Interesting, I had not heard that but I am not surprised as this has been the issue with other minor change offerings.



Great thread guys, again I don't want to come across as 'SC or no way' but I have in fact been 100% happy with my setup and sidelined the re-gear project as I just didn't see any benefit and borderline saw drawbacks such as losses at top end.

TangoBlue
01-24-2012, 04:54 AM
LOL, yeah well, his wasn't for lack of maintenance. In fact, his problem was doing the maintenance. (sorry) No gouge intended, just making the point that it's usually the little stuff that gets you.

Yeah, I know, but if you don't tease Dave he feels ignored. He's got the shipfitters disease bad...

downhill
01-24-2012, 04:57 AM
Question for you Kurt,
I find the offroad manners of the stock 4.0 very forgiving. Good even power flow and fairly easy to control the throttle over rough terrain. Does the SC make trail work more touchy? Your thoughts?

cruiseroutfit
01-24-2012, 05:10 AM
Question for you Kurt,
I find the offroad manners of the stock 4.0 very forgiving. Good even power flow and fairly easy to control the throttle over rough terrain. Does the SC make trail work more touchy? Your thoughts?

No, not that I have noticed anyways. I had a very similar platform Tacoma albeit manual not automatic, before my current '04 so it difficult to compare between the two tranny variations. However I really can't say I have any complaints about throttle control on or off-road. The SC's engagement is predictable and steady and is very unnoticable at the lower RPM's. Ive driven a handful of 4.0 SC'd setups but honestly have zero off-road seat time in any of them so I can't comment how it relates to my 3.4.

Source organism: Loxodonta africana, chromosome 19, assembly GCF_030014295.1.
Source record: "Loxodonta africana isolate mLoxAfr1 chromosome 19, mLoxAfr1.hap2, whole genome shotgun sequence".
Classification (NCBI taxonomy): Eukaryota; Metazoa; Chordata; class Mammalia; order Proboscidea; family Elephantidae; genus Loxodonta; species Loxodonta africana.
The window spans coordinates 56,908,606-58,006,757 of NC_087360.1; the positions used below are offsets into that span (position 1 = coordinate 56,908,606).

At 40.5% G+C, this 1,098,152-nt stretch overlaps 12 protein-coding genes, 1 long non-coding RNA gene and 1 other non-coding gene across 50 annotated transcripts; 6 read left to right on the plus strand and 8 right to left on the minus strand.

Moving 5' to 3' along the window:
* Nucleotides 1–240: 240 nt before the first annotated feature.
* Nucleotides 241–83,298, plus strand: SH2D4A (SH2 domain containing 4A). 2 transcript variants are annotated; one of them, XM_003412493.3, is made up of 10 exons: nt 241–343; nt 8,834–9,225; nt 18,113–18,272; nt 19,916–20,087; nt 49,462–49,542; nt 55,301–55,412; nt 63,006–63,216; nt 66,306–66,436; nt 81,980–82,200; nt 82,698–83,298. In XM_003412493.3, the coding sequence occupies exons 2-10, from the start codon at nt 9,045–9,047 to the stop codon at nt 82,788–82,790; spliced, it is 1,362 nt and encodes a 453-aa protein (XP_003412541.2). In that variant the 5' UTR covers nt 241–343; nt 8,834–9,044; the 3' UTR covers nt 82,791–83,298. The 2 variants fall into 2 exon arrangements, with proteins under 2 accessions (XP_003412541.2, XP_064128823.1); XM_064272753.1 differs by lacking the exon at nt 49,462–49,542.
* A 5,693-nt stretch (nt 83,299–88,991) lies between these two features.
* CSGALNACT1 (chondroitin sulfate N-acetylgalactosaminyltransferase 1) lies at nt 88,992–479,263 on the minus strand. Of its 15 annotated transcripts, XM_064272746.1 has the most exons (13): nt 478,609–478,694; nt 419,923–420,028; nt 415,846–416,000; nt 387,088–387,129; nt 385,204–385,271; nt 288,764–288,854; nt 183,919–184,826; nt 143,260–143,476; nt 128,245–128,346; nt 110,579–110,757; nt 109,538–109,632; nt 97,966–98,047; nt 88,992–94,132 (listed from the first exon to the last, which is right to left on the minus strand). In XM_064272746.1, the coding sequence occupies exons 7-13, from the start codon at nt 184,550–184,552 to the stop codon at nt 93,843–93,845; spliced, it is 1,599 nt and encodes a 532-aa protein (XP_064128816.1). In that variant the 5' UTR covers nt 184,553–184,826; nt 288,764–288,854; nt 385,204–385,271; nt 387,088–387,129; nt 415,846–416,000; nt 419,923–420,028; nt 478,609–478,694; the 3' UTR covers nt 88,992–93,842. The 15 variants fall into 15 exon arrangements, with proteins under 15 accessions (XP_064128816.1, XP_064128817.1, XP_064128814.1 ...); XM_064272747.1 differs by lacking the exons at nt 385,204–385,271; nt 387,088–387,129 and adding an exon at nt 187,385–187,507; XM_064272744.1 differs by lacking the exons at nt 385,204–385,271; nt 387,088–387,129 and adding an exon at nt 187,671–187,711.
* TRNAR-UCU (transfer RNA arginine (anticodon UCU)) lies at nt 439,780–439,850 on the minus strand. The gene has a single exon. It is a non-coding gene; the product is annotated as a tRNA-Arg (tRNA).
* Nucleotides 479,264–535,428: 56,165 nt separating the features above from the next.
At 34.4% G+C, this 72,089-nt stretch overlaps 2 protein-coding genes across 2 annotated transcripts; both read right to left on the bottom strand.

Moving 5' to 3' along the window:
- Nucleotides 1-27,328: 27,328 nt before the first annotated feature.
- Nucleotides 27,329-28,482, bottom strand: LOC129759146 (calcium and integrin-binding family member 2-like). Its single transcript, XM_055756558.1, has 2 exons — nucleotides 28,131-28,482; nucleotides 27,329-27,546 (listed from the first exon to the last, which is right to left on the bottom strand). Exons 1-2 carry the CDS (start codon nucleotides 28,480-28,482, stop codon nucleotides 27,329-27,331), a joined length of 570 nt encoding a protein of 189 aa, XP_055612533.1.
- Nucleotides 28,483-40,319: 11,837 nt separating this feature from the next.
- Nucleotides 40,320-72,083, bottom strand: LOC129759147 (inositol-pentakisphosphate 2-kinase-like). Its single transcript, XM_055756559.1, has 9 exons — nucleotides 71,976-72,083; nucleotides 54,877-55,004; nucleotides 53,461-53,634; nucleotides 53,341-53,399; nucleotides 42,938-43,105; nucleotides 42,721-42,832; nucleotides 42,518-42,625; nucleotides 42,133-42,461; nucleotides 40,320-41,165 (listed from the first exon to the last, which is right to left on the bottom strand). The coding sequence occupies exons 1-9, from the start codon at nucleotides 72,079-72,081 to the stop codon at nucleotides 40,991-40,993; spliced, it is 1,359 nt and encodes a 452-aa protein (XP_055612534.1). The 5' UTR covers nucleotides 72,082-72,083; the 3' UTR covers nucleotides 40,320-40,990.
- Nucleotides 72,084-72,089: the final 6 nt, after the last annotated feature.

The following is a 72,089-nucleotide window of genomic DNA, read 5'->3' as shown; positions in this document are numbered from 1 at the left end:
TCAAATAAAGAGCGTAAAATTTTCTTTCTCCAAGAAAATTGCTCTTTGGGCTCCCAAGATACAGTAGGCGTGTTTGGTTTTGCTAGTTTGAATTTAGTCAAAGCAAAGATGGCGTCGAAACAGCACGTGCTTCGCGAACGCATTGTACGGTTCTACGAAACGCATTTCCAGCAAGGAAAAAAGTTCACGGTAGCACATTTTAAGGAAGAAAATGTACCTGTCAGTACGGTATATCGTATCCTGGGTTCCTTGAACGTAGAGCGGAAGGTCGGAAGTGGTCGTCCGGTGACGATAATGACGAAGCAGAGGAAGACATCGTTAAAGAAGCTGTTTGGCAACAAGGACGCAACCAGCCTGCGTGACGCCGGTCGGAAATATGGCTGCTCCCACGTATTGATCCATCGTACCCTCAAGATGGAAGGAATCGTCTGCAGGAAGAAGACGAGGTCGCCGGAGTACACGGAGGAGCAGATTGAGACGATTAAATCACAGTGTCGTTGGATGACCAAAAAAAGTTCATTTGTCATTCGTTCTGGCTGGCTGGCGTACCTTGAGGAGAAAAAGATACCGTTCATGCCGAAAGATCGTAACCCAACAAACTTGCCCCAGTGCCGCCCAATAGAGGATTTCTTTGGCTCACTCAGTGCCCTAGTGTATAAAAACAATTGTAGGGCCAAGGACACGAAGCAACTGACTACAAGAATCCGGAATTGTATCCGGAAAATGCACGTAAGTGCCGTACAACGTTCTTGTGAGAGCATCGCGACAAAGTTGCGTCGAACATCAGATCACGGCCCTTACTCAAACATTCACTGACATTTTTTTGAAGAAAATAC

downhill
01-24-2012, 05:47 AM
No, not that I have noticed anyways. I had a very similar platform Tacoma albeit manual not automatic, before my current '04 so it difficult to compare between the two tranny variations. However I really can't say I have any complaints about throttle control on or off-road. The SC's engagement is predictable and steady and is very unnoticable at the lower RPM's. Ive driven a handful of 4.0 SC'd setups but honestly have zero off-road seat time in any of them so I can't comment how it relates to my 3.4.